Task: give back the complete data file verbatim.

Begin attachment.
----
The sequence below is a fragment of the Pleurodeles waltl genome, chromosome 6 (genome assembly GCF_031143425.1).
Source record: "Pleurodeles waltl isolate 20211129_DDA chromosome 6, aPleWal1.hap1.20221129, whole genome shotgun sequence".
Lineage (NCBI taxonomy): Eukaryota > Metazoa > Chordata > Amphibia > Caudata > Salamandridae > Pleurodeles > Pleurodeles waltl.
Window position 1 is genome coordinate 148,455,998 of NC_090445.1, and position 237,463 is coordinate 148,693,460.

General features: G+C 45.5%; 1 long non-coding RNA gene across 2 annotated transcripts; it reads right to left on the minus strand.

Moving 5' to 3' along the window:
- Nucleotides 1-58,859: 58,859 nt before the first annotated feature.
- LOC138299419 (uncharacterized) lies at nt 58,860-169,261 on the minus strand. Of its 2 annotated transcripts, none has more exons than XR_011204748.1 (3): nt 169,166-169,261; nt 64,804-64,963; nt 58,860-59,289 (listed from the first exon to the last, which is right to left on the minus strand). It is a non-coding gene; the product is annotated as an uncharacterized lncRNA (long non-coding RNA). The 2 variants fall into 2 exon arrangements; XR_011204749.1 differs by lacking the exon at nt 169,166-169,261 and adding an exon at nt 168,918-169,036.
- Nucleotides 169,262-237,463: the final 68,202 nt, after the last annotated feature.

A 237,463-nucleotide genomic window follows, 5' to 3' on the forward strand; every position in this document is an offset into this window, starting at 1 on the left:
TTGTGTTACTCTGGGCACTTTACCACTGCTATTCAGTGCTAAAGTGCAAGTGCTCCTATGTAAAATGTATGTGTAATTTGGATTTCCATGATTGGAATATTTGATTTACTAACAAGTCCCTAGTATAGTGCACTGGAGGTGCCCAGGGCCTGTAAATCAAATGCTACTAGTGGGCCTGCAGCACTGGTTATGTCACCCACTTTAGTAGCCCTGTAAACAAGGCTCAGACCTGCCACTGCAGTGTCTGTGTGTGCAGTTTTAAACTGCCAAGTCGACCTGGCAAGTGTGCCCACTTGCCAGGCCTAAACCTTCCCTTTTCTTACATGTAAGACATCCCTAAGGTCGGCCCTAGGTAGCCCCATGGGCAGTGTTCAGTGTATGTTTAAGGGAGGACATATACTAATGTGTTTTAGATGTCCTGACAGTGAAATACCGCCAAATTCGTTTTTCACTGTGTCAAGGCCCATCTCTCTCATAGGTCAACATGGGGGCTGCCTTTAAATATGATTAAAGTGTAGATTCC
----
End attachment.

The sequence below is a fragment of the Pleurodeles waltl genome, chromosome 6 (genome assembly GCF_031143425.1).
Source record: "Pleurodeles waltl isolate 20211129_DDA chromosome 6, aPleWal1.hap1.20221129, whole genome shotgun sequence".
Lineage (NCBI taxonomy): Eukaryota > Metazoa > Chordata > Amphibia > Caudata > Salamandridae > Pleurodeles > Pleurodeles waltl.
Window position 1 is genome coordinate 148,455,998 of NC_090445.1, and position 237,463 is coordinate 148,693,460.

General features: G+C 45.5%; 1 long non-coding RNA gene across 2 annotated transcripts; it reads right to left on the minus strand.

Moving 5' to 3' along the window:
- Nucleotides 1-58,859: 58,859 nt before the first annotated feature.
- LOC138299419 (uncharacterized) lies at nt 58,860-169,261 on the minus strand. Of its 2 annotated transcripts, none has more exons than XR_011204748.1 (3): nt 169,166-169,261; nt 64,804-64,963; nt 58,860-59,289 (listed from the first exon to the last, which is right to left on the minus strand). It is a non-coding gene; the product is annotated as an uncharacterized lncRNA (long non-coding RNA). The 2 variants fall into 2 exon arrangements; XR_011204749.1 differs by lacking the exon at nt 169,166-169,261 and adding an exon at nt 168,918-169,036.
- Nucleotides 169,262-237,463: the final 68,202 nt, after the last annotated feature.

A 237,463-nucleotide genomic window follows, 5' to 3' on the forward strand; every position in this document is an offset into this window, starting at 1 on the left:
TTGTGTTACTCTGGGCACTTTACCACTGCTATTCAGTGCTAAAGTGCAAGTGCTCCTATGTAAAATGTATGTGTAATTTGGATTTCCATGATTGGAATATTTGATTTACTAACAAGTCCCTAGTATAGTGCACTGGAGGTGCCCAGGGCCTGTAAATCAAATGCTACTAGTGGGCCTGCAGCACTGGTTATGTCACCCACTTTAGTAGCCCTGTAAACAAGGCTCAGACCTGCCACTGCAGTGTCTGTGTGTGCAGTTTTAAACTGCCAAGTCGACCTGGCAAGTGTGCCCACTTGCCAGGCCTAAACCTTCCCTTTTCTTACATGTAAGACATCCCTAAGGTCGGCCCTAGGTAGCCCCATGGGCAGTGTTCAGTGTATGTTTAAGGGAGGACATATACTAATGTGTTTTAGATGTCCTGACAGTGAAATACCGCCAAATTCGTTTTTCACTGTGTCAAGGCCCATCTCTCTCATAGGTCAACATGGGGGCTGCCTTTAAATATGATTAAAGTGTAGATTCC